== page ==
Morrill Town News
By Mindy Rowlands
The town clerk's office is open Monday 5-8 p.m., Tuesday noon-8 p.m. and Saturday 8 a.m.-noon.
Annual town report
The town reports are done and available at the Town Office if anyone would like to view one prior to the town meeting.
Water district meeting
The Morrill Village Water District's annual meeting is scheduled for 9 a.m. on March 16 at the Morrill Community Center, just prior to the town meeting.
The annual town meeting will begin at 9:30 a.m. on Saturday, March 16. There will be a lunch served at around noon, and it sounds like it will be as delicious as always.
In other town news, Justin and Kyra Harford have just recently moved into a new home on Morey Hill Road. I would imagine that the excitement of having a new home has probably made up for having to move into it during the winter months. Justin has more recently begun volunteering on the Morrill Fire Department, too, so I’m sure he has had a very busy winter. We wish both of them all the best as they begin life in their new residence.
Dean and I decided to head to camp for a few days while my mother had the boys during February vacation. It was a last-minute plan, but things came together and everything looked good until the night before we left — it rained and rained. The next morning, as we loaded snowmobiles and supplies, I slipped on the ice and took a really hard fall — injuring my wrist and wrenching my neck. Not a great start to our trip, but we are determined folks. I took some Advil and wrapped my wrist in an Ace bandage and we made our way toward camp.
With a sore wrist, stiff neck, and the fact that snowmobiling is very uncomfortable for me because of my back, we decided our best bet might be to snowmobile the two and a half miles across the lake on the Sebeios Plantation side rather than attempt snowmobiling in from T2R8, which we thought might make for a very rough five-and-a-half-mile ride. We eventually arrived in Sebeios at “home shore” just in time to see a pickup flying out onto the lake through nearly a foot of slush and water. Dean was optimistic and thought we could work our way around the “bad spots” until we continued scanning and realized that there were nothing but bad spots. At that point, we decided to go back out to the interstate and take our chances coming in the other way. We eventually made it to T2R8, unloaded, and, to our amazement, found that the trail had recently been groomed. The ride wasn’t so painful after all and it was over fairly quickly.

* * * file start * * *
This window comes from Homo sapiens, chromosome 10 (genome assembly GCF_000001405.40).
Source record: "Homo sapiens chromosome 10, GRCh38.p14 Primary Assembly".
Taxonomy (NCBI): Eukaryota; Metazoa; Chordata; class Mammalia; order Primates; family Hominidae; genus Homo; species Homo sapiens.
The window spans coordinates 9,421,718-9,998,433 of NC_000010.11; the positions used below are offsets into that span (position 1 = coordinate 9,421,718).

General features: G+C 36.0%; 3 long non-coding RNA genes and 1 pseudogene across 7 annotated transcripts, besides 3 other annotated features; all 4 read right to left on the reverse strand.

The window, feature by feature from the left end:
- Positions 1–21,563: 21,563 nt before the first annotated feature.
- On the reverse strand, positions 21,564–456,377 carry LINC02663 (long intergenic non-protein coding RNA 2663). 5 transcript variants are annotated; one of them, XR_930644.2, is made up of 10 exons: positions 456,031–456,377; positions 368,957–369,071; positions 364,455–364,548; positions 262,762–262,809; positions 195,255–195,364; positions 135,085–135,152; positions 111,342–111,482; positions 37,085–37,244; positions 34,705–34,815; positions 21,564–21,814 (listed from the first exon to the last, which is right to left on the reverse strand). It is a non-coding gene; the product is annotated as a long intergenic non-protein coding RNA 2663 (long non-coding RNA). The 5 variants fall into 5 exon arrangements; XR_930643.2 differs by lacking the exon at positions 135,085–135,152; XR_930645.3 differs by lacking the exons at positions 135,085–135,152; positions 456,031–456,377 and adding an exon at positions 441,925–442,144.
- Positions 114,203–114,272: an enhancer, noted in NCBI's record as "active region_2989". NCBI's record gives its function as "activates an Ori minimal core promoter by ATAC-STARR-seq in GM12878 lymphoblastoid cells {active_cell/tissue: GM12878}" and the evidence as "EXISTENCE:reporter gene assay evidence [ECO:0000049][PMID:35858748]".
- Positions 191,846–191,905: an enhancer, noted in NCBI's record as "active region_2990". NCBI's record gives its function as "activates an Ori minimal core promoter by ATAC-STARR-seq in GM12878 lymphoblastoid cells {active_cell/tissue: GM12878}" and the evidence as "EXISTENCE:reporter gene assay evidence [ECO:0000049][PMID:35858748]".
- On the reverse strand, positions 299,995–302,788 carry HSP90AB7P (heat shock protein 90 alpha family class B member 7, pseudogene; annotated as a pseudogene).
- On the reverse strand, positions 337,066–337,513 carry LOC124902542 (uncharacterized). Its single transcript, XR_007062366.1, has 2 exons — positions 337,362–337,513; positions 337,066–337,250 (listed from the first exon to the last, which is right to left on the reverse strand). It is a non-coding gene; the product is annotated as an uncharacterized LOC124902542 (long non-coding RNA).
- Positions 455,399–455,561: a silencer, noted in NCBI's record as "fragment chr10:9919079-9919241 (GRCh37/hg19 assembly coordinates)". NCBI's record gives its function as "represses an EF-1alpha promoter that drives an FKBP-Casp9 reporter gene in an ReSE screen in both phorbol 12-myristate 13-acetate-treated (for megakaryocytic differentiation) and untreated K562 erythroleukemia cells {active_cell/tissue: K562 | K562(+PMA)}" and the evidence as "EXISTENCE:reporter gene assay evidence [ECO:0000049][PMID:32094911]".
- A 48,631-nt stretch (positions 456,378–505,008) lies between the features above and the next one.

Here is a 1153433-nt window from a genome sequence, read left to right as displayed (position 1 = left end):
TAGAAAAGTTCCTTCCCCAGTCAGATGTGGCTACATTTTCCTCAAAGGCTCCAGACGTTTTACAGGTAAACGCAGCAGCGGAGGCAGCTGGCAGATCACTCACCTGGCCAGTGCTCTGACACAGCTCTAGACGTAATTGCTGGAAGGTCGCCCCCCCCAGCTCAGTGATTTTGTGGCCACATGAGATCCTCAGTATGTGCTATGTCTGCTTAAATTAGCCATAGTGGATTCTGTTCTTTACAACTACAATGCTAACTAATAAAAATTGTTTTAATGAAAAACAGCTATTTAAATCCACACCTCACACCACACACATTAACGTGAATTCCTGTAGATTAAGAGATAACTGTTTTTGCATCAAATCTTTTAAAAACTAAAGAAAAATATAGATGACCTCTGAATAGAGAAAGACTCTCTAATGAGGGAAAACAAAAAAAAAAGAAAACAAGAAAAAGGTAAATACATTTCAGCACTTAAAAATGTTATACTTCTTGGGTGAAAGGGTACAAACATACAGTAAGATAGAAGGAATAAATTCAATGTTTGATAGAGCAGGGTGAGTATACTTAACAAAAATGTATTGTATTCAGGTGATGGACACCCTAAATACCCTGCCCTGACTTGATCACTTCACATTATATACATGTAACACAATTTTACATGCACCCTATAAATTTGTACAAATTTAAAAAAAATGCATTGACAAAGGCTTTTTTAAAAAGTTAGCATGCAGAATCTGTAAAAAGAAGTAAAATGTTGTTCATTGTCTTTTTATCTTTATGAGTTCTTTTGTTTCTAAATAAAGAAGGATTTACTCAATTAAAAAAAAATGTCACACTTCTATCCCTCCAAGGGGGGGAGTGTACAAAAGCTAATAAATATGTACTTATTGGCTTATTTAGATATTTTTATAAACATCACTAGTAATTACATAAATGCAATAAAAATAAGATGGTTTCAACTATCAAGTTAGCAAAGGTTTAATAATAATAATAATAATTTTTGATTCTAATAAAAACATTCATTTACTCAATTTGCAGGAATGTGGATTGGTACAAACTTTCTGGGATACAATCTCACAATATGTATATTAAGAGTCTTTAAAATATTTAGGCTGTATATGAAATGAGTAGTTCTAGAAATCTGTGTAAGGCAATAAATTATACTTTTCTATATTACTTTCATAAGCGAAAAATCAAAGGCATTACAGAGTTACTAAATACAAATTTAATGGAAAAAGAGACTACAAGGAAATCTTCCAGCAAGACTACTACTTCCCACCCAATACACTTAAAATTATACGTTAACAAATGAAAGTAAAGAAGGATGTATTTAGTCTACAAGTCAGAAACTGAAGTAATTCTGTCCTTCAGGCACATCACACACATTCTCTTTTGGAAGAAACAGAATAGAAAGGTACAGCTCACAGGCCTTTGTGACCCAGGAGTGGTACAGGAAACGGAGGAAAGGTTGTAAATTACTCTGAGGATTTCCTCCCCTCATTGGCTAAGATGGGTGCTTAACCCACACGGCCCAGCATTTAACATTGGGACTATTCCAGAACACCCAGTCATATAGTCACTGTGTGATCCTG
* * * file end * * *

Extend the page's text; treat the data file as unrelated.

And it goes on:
We found the camp to be in good condition, so we started up the stove and began the long process of warming up the camp. The snow on our side of the lake appeared deep and packed fairly hard, so I decided to get a couple of quick winter photos from out on the lake, looking back at the camp. I had tramped out onto the lake about 30 feet when I hit a wet spot. I dropped down through the crust and found myself in nearly a foot of water; I squealed, turned and began to run back toward the camp, only to discover that one of my boots was gone. Stepping into water in your only pair of shoes is annoying enough, but knowing that you must now trudge back through that same water in your stocking foot is especially discouraging. I eventually retrieved the boot, leaving my dignity behind, and went back inside to snuggle in front of the woodstove.
Despite the difficult start to our trip, though, the rest of our time was very relaxing. We enjoyed lots of good conversation and were able to spend plenty of time reading in front of the stove. We were also treated to a gorgeous moonlit night during our last night there. I woke Dean up around 2 a.m. just so he could see it. He sat up, looked out the window and said, “Yup, it is pretty,” then went back to sleep. He is quite the romantic.